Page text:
Somewhat smaller strike undertaken a year ago failed to change Syrian behavior, and the latest attack is no more likely to do so.
NEW YORK, April 24: “A perfectly executed strike…Could not have had a better result. Mission Accomplished.” So tweeted US President Donald Trump just hours after more than a hundred American, French, and British cruise missiles hit three sites in Syria believed to be associated with chemical weapons production.
The mission that was “accomplished” was to deliver the message that using chemical weapons would not be cost-free for those responsible. Ideally, punitive strikes such as these would deter Syria’s government, or any other, from ever using chemical weapons again in violation of the Chemical Weapons Convention.
But it is far from clear that Trump has achieved that deterrent effect. The somewhat smaller strike undertaken a year ago failed to change Syrian behavior, and the latest attack is no more likely to do so. What Bashar al-Assad’s government achieved with chemical weapons—gaining control of rebel-held areas in Douma and eastern Ghouta—outweighed the price it paid. And it is a near-certainty that the Syrian government continues to possess chemical weapons, and could produce additional supplies without detection.
Syria is likely to
remain a broken
country for years to come, with an illegitimate government that controls most but not all of
the state’s territory.
Military action to enforce the international norm against the use of chemical weapons is legitimate and welcome, as was the decision to coordinate the response with allies and to threaten additional strikes if chemical weapons were used again. It is important to signal that opposition to the use of any weapon of mass destruction is both deep and broad.
At the same time, the United States appears to have gone to considerable lengths to avoid engaging Russian and Iranian forces. This reduced the risk of escalation, but it also ruled out many potential targets, limiting the price paid by the Syrian government for what it had done. For this and other reasons, what the missile strikes accomplished should not be exaggerated.
The Syrian government could reasonably interpret US policy as follows: “We will stand by and do nothing while you terrorize or kill your own people so long as you do not use chemical weapons.” In fact, this has been the case for the past seven years, as nearly a half-million Syrians have died and more than ten million have been forced from their homes. Trump’s foreign policy is not so much immoral as it is amoral.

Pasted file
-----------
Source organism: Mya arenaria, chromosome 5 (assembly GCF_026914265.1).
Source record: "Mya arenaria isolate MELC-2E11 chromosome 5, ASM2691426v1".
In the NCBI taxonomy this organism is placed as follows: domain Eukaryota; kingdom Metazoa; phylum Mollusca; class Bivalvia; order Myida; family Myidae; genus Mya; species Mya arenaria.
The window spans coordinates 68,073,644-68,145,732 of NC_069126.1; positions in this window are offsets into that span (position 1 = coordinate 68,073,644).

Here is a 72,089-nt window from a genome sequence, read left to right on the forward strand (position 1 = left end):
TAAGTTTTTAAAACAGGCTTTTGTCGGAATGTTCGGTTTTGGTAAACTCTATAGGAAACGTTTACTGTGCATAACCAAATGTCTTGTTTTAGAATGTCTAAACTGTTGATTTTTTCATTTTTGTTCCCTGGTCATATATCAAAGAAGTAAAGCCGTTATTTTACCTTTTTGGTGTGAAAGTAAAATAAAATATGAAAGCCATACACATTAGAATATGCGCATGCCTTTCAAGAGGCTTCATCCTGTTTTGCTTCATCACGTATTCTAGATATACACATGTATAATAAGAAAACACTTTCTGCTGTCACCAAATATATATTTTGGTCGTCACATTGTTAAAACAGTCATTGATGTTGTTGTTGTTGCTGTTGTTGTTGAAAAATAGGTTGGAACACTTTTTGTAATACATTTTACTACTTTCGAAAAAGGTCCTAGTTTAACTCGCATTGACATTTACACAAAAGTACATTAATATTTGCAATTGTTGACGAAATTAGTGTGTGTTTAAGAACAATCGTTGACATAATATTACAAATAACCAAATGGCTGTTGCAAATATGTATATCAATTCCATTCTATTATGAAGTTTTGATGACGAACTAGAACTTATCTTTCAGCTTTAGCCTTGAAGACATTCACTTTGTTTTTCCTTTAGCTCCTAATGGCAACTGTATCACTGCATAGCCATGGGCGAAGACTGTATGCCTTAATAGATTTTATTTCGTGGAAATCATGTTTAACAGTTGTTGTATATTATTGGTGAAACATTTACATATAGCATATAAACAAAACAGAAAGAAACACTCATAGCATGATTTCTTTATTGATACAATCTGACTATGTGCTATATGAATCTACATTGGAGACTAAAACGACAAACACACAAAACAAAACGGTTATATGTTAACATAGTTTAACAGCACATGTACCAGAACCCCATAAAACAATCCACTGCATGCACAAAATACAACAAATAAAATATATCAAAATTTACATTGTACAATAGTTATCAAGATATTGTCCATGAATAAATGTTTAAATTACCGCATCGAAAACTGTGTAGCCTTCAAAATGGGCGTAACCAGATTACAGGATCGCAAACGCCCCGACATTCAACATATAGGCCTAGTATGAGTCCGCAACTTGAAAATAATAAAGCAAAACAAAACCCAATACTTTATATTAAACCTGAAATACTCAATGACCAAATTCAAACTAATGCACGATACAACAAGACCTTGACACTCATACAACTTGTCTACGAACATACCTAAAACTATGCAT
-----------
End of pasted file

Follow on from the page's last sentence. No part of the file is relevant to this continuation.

It bears emphasizing that the missile strikes were not designed to undermine the Assad regime’s long-term prospects. Thanks in large part to Russian and Iranian support, Assad is firmly in control and will likely remain so for the foreseeable future. This is a bitter pill for many to swallow, but it is the reality.
So where does this leave US policy and, for that matter, the policy of the French, British, and anti-Assad Arab governments? Trump remains committed to ending America’s military presence (now some 2,000 troops) in Syria. He made this clear when he announced the missile strikes: “America does not seek an indefinite presence in Syria under no circumstances,” he said. “As other nations step up their contributions, we look forward to the day when we can bring our warriors home.”
But if the goal is to avoid creating a situation in which the Islamic State (ISIS) or other terrorist groups could reconstitute themselves, that day remains far off. The US is reportedly attempting to persuade Egypt, Saudi Arabia, the United Arab Emirates, and Jordan to create a Sunni force that would maintain order in areas liberated from ISIS. It is far from clear whether such a force will come into being, and even less certain that it could stand on its own, given these countries’ modest capabilities and extensive commitments.
A considerable US military presence and involvement will still be required.
An ongoing US troop presence is also required to maintain coordination with Syrian Kurdish forces, who did most of the fighting against ISIS. But sustaining support for the Kurds without causing additional problems with Turkey, which has introduced forces into the area to weaken Kurdish control, may prove impossible. That fact calls for reducing US military reliance on access to Turkish bases.
Trump has said nothing about the plight of internally displaced Syrians. America, which accepted more than 10,000 Syrian refugees as recently as two years ago, has rolled up its welcome mat, accepting only a trickle last year. And the matter of who should pay, and how much, to support Syrian refugees and the neighboring countries that have taken them in remains unresolved.
A final question involves diplomacy. There is no realistic hope of engineering a political transition in Damascus, but it may be possible to arrange local cease-fires and create areas where Syrian civilians (but not government forces) could live in safety. Such arrangements, however, would likely require Russian involvement and support to keep the Syrian and Iranian governments on board. Russia has acted irresponsibly of late, but there remains the chance it will choose to offer limited help, if only to hold down the costs of its Syria policy.
None of this adds up to a solution; Syria is likely to remain a broken country for years to come, with an illegitimate government that controls most but not all of the state’s territory. But limiting the violence and improving the lot of at least some Syrians might be possible if the US does not rush to leave, if Sunni governments contribute soldiers and money, and if Russia can be persuaded to play a somewhat more constructive role.